What Is a Paper Street?

Understanding Paper Streets

When it comes to urban planning, there are many factors to consider, including the creation and maintenance of roads and streets. One term that often comes up in this context is "paper streets." But what exactly is a paper street, and how does it impact property values and legal considerations? In this article, we’ll explore the definition of paper streets, how they’re created, and what property owners need to know about them.

Definition of Paper Streets

A paper street is a street or road that appears on maps and official documents, but does not actually exist on the ground. In other words, it’s a street that has been planned or designated, but has never been built or developed. These streets are often created as part of a larger urban planning effort, but for various reasons, they may never be constructed.

How Paper Streets Are Created

Paper streets can be created for a variety of reasons. In some cases, they are part of a larger plan for a new development or subdivision. The streets are mapped out and designated as part of the development, but for one reason or another, the development never takes place. In other cases, paper streets are created as part of a city’s long-term planning efforts. The streets are designated in anticipation of future growth or development, but may not be built for many years, if ever.

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The Impact of Paper Streets on Property Values

One of the most significant impacts of paper streets is on property values. In some cases, property owners may find that a paper street runs through their land, effectively dividing their property in two. This can make it difficult to sell the property or develop it in the future. On the other hand, if a paper street is eventually developed, it can increase the value of nearby properties.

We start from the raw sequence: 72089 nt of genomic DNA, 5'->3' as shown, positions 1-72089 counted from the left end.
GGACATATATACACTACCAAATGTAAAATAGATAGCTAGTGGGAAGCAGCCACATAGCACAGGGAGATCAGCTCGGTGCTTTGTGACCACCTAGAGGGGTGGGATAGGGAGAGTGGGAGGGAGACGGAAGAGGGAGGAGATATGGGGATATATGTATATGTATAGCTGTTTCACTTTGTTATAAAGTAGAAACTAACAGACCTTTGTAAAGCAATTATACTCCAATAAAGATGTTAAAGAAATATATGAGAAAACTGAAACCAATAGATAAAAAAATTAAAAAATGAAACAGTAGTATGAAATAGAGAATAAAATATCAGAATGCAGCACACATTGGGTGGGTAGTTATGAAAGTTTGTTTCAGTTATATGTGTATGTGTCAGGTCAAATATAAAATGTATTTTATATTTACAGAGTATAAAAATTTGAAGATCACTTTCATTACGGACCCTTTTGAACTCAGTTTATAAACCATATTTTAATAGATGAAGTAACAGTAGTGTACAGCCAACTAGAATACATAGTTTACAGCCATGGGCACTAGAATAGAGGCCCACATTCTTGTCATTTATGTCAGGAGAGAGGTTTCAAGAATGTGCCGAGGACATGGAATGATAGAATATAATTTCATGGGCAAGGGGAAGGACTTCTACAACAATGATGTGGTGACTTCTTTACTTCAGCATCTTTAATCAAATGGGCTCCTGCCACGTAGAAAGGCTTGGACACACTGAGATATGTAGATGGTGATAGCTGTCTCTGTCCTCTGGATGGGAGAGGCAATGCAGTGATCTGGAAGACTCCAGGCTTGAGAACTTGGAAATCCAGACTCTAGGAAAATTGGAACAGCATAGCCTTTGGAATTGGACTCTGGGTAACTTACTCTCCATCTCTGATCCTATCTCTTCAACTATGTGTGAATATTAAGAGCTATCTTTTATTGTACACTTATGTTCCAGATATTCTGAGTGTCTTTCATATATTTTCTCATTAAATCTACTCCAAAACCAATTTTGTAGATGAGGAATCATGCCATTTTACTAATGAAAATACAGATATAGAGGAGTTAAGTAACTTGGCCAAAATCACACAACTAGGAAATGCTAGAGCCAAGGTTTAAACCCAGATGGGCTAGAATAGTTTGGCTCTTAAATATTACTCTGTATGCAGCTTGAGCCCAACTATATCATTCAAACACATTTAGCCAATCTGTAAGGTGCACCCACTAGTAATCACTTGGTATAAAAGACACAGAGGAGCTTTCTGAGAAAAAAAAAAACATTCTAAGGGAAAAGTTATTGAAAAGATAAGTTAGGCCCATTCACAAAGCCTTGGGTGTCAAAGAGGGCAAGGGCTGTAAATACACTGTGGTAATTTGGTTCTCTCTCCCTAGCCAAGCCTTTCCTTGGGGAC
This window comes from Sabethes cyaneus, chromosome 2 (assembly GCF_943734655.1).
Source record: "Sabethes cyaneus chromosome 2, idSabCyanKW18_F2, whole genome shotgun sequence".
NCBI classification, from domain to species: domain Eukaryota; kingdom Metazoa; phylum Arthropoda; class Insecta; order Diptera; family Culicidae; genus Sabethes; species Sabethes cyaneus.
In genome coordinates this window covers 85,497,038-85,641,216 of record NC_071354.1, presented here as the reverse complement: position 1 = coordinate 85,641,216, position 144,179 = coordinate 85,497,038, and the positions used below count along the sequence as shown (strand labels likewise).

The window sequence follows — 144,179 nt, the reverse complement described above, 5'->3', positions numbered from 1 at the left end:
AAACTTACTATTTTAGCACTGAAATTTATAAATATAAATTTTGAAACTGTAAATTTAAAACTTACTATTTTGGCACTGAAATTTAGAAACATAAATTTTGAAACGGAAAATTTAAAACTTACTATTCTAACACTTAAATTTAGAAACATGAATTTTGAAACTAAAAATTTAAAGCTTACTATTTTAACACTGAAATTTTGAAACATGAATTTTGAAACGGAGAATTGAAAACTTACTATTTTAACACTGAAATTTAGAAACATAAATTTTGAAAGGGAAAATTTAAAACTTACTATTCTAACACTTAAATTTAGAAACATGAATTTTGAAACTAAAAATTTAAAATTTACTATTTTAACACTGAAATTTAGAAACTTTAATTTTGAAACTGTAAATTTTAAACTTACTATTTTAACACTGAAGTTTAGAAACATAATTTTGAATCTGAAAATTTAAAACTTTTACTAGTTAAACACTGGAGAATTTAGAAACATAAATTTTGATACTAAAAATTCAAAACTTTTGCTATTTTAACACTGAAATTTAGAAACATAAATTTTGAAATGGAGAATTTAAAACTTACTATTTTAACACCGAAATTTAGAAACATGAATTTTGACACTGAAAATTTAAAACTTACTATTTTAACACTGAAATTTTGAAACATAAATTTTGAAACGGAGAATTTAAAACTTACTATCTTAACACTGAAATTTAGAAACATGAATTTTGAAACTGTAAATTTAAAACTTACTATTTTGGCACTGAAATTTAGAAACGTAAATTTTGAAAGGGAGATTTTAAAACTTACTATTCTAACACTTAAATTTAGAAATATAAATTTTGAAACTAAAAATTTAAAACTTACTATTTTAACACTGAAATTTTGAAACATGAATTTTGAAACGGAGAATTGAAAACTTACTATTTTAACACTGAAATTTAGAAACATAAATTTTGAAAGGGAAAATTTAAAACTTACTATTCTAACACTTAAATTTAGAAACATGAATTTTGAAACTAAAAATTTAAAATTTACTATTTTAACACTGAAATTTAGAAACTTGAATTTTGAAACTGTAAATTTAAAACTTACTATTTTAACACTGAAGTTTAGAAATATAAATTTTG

Legal Considerations for Paper Streets

From a legal standpoint, paper streets can be a complex issue. In some cases, property owners may be required to maintain the paper street, even though it doesn’t actually exist. Additionally, if a paper street runs through a property, it can impact the owner’s right to use and develop the land. It’s important for property owners to understand the legal implications of paper streets and to work with an experienced real estate attorney if necessary.

How to Deal with a Paper Street on Your Property

If you own property that is affected by a paper street, there are several steps you can take. First, you can try to negotiate with the city or other authorities to have the paper street removed or relocated. Alternatively, you may be able to purchase the paper street from the city or other authorities. It’s important to work with an experienced real estate agent or attorney to navigate these options.

Examples of Paper Streets in Major Cities

Paper streets can be found in many major cities, including New York, Los Angeles, and Chicago. In New York, for example, there are hundreds of paper streets that were created as part of the city’s original grid plan in the early 19th century. Many of these streets were never developed, but remain on the official map to this day.

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Conclusion: The Future of Paper Streets in Urban Planning

As cities continue to grow and evolve, the issue of paper streets will become increasingly important. While paper streets can be a source of frustration for property owners, they can also be an important tool for urban planners. By designating streets and roads in advance, cities can better prepare for future growth and development. However, it’s important for property owners to be aware of the impact of paper streets on their land and to work with experienced professionals to navigate any legal or financial issues that may arise.

In conclusion, paper streets are an important part of urban planning, but they can also be a source of frustration for property owners. By understanding the definition of paper streets, how they’re created, and the legal and financial implications, property owners can better navigate this complex issue. As cities continue to grow and evolve, it’s likely that the issue of paper streets will become increasingly important, and it’s important for property owners to be prepared.


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